Basic principles and applications of carbon composite resistors
Carbon composition resistors, often called carbon composite resistors or even carbon composite resistors are an older type of resistor that are not used in new equipment today.
Over the years, these carbon composition resistors have been used as the primary resistor type in many valve- or tube-based devices, from radios and televisions to more professional forms of electronic equipment.
Carbon composition resistors are capable of withstanding the operating environment of the equipment in which they are used, but their performance is poor in several aspects compared to today's standards.
Carbon Composition Resistor Timetable
Carbon combination resistors or carbon composite resistors were one of the first resistor types established along with the wirewound type. They continued to be used in various forms until the 1960s, particularly in valve- or tube-based equipment where size was not particularly important. In the 1960s, as more transistor devices were introduced, requiring smaller, better-performing resistors, the use of carbon composition resistors gradually declined, being replaced by carbon film or later metal oxide film resistors, although they were used for some professional applications.
Carbon composition resistors dating back to the early 20th century have non-insulators. The leads are wrapped around the end of the resistor element and soldered. The completed resistor is colored to provide a coding of its value.
Later models had a form of ceramic body to protect them. These are generally the more familiar and tend to be used in many older tube/tube radios.
Carbon composition resistor structure
The main resistive element within a carbon composition resistor is made from a mixture of finely ground or powdered carbon with insulating materials (usually ceramics and resins) to bind the mixture together. Press the mixture over heat into small sticks.
After manufacture, lead is added to the carbon component rods. This is done by pressing the leads into the ends of the rod, or using metal caps attached to the ends to which the wires are added.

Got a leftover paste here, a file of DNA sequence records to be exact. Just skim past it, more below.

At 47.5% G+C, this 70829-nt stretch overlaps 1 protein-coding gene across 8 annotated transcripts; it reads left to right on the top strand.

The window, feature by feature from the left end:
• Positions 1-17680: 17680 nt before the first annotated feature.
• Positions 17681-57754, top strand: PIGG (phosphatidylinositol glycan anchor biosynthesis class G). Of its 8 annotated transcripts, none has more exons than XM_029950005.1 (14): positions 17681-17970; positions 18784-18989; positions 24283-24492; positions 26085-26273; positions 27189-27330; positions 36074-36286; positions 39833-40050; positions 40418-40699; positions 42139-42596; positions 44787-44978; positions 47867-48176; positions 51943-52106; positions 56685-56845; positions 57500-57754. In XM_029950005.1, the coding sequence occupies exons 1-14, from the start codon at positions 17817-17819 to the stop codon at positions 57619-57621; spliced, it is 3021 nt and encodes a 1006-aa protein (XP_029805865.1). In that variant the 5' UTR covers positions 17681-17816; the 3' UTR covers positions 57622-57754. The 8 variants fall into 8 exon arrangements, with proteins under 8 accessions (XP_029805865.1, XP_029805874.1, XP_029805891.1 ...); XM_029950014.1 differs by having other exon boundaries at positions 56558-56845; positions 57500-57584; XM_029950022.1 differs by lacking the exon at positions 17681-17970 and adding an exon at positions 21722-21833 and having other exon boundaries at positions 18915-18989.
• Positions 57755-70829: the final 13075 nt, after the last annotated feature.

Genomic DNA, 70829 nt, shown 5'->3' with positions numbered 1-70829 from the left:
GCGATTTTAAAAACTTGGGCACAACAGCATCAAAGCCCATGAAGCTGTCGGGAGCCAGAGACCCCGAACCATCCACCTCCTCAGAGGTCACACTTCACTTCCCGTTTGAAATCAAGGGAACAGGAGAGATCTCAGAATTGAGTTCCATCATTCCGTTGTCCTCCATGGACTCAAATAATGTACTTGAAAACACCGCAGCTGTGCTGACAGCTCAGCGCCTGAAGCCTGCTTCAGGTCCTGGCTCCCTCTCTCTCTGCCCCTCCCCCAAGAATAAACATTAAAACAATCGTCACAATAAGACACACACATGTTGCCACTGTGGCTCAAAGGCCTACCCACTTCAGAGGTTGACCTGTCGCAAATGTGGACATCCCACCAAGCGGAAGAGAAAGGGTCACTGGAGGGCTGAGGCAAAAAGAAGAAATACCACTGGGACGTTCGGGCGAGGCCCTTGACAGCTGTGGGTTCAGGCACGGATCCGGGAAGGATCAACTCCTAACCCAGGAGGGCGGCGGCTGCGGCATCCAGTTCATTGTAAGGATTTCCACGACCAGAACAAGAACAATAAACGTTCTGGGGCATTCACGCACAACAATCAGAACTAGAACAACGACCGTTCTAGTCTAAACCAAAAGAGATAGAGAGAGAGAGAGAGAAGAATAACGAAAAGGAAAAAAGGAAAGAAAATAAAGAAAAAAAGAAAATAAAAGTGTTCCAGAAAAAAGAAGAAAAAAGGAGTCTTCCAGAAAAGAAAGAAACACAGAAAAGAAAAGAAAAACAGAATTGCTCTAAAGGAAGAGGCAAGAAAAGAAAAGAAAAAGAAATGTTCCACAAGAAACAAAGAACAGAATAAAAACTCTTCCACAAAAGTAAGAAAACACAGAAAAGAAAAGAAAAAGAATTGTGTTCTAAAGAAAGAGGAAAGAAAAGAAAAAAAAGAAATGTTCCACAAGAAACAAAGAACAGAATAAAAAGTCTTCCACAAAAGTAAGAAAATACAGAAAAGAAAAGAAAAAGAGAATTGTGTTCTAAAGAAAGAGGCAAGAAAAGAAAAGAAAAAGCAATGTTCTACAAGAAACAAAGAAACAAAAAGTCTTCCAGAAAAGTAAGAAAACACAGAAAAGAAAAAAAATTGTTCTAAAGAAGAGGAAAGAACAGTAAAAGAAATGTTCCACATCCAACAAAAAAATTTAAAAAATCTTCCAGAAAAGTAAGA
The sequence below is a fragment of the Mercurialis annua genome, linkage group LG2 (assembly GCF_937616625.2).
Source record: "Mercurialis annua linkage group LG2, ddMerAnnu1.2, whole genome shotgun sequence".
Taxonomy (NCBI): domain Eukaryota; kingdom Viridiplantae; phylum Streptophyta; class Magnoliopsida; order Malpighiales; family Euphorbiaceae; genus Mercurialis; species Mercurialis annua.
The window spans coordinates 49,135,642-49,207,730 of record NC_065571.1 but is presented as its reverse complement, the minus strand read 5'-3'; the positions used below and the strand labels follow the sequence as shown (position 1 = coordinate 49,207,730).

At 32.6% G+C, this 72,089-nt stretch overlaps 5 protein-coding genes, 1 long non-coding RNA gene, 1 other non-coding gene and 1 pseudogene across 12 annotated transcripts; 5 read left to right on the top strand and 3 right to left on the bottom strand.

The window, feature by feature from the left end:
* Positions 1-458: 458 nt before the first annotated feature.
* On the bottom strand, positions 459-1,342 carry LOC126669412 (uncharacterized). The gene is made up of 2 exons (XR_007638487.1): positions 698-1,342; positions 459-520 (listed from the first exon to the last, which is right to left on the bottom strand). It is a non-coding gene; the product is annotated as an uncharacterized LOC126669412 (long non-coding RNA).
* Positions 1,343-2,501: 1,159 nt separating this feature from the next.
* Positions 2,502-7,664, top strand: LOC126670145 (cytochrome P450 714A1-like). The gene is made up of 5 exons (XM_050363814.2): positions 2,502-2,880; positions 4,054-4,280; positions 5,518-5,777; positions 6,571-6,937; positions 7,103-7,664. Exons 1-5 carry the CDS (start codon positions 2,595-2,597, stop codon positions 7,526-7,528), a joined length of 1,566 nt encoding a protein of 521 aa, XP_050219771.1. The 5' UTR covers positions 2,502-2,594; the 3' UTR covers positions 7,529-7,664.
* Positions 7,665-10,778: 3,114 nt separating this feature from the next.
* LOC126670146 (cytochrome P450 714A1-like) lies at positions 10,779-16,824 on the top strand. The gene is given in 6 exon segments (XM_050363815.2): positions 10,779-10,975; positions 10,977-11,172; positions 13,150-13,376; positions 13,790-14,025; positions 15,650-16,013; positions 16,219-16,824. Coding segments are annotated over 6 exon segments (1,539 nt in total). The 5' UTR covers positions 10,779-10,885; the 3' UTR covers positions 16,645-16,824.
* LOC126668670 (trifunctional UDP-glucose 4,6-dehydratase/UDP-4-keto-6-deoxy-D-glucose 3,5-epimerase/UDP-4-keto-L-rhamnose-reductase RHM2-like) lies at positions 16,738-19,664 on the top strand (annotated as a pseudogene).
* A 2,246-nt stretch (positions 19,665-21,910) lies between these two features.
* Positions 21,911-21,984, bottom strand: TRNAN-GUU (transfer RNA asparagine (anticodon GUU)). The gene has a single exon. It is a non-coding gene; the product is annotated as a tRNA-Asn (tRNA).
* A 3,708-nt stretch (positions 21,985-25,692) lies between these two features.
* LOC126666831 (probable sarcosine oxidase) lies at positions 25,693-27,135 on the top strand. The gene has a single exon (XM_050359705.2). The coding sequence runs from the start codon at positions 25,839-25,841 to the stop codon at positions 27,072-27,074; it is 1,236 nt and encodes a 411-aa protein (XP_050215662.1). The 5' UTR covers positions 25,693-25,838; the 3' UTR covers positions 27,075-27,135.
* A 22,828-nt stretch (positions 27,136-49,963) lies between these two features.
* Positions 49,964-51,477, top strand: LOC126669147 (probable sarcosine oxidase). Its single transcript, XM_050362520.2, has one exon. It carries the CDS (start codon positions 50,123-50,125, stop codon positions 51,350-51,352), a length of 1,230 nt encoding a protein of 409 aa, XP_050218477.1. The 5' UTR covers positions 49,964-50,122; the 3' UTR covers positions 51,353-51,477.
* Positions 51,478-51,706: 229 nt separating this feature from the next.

The rod is baked and then the next stage is to add the coating, as the rod itself is very porous and will absorb moisture, dirt and grease, thus changing properties.
While some resistors sometimes come without a coating, most resistors do, usually consisting of a ceramic cylindrical coating around the resistor.
The resistance is changed by changing the composition of the graphite mixture in the rods or lengthening them. Power dissipation capabilities are increased by making the rods wider, although this also reduces the resistance for a given mix.
Given manufacturing tolerances, it is difficult to manufacture them to the given values. Instead, they are sorted after they are manufactured. Typical tolerances are only ±20%, but ±10% and occasionally ±5% versions are available.
Carbon composition resistor types are manufactured in 1/4, 1/2, 1 watt values and in some cases up to 5 watts.
Advantages and Disadvantages of Carbon Composition Resistors
Due to the disadvantages of carbon composition resistors, they are rarely used today. However, carbon composition resistors do have some advantages, so it is still used in some professional applications.
High Energy Pulse Capability: Carbon composite resistors, or carbon composition resistors, are capable of withstanding much higher energy pulses than most other types of resistors available today. Resistor rods are much larger in size than the thin film types more commonly used in electronic components and are able to absorb more energy. Therefore, they are sometimes used in areas where high-energy pulses may be present.
Stability: Carbon composition resistors have very poor performance levels in terms of stability. Even without use, resistance values may change by as much as 5% over a year. Heat may also change this value. Welding can change this value by 2% or 3%, and operating at temperatures up to 70°C may change this value by 15% or more.
High Temperature Coefficient: Carbon composite resistors also exhibit very low temperature stability. Stability figures below 1000 ppm/°C are expected.
Noise: Carbon components are very noisy due to the grain composition and structure of the resistive element. Other forms of resistors are much better.
Carbon composition resistor applications
Although carbon composition resistors are not widely used today, they are well suited for certain applications. This is usually due to their ability to absorb high transients without the risk of damage that other resistors may suffer.
surge protection circuit
current limiting circuit
Other protection circuits
Some high frequency applications because their structure does not introduce inductance
Although carbon composition resistors are relatively simple to construct and have been established for many years, their lower usage means they are more of a specialty product and cost more than other types, although they are still relatively cheap.
Typical Carbon Composition Resistor Specifications
Typical performance data for carbon composition resistors are given below as a performance guide
Carbon Composition Resistor Performance Guide
Carbon composition resistance parameters
Carbon Composition Resistor Performance
Typical tolerance availability
1Ω - ~10MΩ
Load life (percentage change above 1000h)
Maximum noise (μV/V)
Temperature coefficient (ppm/°C)
Voltage coefficient (%/V)
Maximum resistance temperature (°C)
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